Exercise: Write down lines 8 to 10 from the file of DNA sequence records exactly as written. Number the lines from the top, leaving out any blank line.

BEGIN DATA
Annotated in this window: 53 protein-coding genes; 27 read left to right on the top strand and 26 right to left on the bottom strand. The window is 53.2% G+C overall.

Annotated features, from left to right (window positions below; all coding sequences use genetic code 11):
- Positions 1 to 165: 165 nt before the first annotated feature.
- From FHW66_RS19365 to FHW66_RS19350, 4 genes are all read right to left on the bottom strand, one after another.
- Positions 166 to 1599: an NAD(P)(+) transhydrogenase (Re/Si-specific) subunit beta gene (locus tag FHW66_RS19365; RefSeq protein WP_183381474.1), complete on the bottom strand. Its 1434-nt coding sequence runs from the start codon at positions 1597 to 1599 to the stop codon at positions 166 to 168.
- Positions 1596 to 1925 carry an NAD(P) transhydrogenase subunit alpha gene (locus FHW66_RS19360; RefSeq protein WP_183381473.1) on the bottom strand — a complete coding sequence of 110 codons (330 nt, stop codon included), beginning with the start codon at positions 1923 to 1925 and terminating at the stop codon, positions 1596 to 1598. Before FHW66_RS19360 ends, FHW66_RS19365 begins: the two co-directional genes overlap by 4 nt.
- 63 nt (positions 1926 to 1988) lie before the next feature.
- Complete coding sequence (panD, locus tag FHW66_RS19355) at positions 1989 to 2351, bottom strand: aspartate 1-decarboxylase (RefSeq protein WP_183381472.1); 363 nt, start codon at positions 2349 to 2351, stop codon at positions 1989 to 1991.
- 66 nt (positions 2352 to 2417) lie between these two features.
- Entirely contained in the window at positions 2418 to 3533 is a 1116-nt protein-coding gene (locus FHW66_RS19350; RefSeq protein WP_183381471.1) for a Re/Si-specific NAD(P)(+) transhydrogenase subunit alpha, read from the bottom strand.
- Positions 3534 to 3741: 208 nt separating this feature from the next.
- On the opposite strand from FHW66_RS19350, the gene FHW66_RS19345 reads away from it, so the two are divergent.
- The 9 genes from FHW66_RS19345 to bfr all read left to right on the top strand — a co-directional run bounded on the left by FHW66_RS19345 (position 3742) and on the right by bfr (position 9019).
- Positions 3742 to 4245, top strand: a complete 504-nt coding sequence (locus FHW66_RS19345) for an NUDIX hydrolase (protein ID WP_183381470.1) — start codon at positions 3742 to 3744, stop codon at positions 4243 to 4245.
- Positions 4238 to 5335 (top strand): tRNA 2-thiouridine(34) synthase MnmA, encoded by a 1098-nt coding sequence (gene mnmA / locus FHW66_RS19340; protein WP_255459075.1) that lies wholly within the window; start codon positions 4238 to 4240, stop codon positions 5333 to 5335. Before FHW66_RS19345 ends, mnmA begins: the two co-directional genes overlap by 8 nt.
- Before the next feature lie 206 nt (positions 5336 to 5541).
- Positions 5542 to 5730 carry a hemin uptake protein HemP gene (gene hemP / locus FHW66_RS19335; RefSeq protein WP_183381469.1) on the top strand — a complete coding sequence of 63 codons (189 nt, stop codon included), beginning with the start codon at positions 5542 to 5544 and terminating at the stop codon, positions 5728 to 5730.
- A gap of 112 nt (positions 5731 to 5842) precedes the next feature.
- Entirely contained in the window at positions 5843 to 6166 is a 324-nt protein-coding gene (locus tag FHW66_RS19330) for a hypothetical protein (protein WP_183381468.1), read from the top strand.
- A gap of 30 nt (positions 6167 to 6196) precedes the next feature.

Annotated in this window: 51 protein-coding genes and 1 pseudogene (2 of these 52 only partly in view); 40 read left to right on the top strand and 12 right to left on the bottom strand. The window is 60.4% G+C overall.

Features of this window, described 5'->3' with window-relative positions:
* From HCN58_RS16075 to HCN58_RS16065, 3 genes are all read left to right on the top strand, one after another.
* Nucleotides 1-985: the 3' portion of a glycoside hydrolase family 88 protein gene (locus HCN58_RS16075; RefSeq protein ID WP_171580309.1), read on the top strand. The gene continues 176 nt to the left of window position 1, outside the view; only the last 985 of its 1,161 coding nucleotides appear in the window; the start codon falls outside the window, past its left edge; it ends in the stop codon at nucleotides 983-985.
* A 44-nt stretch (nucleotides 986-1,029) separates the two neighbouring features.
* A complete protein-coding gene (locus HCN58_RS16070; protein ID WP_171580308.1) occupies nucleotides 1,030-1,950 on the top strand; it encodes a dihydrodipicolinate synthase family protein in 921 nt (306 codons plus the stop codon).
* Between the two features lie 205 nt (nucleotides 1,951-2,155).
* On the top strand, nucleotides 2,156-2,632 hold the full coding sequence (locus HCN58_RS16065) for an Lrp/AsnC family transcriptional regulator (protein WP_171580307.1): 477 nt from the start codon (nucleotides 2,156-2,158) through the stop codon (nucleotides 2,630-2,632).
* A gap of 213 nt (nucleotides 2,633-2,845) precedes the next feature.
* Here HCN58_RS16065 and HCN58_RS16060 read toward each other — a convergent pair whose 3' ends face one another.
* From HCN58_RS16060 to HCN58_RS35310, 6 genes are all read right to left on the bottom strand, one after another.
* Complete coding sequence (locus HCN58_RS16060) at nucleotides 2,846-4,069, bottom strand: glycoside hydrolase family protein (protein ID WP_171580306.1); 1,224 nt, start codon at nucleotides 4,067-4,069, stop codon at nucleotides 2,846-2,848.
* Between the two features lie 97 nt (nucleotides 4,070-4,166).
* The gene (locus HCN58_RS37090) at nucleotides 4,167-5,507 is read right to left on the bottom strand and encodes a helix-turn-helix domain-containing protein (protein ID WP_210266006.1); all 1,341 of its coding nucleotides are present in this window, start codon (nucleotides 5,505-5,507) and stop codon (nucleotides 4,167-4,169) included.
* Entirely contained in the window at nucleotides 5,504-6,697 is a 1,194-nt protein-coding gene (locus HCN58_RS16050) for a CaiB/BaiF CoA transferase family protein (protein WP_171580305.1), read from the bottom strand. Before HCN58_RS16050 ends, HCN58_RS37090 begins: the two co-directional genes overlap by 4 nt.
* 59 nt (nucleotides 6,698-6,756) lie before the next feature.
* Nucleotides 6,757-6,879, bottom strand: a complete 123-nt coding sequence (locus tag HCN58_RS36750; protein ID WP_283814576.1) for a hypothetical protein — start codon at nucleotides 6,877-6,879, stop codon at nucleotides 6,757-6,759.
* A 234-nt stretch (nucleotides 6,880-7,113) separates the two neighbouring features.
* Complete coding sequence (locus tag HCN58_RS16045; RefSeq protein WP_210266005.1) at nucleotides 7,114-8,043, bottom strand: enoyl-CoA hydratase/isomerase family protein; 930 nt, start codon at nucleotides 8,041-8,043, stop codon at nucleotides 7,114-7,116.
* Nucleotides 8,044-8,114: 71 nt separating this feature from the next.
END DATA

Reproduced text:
- Complete coding sequence (panD, locus tag FHW66_RS19355) at positions 1989 to 2351, bottom strand: aspartate 1-decarboxylase (RefSeq protein WP_183381472.1); 363 nt, start codon at positions 2349 to 2351, stop codon at positions 1989 to 1991.
- 66 nt (positions 2352 to 2417) lie between these two features.
- Entirely contained in the window at positions 2418 to 3533 is a 1116-nt protein-coding gene (locus FHW66_RS19350; RefSeq protein WP_183381471.1) for a Re/Si-specific NAD(P)(+) transhydrogenase subunit alpha, read from the bottom strand.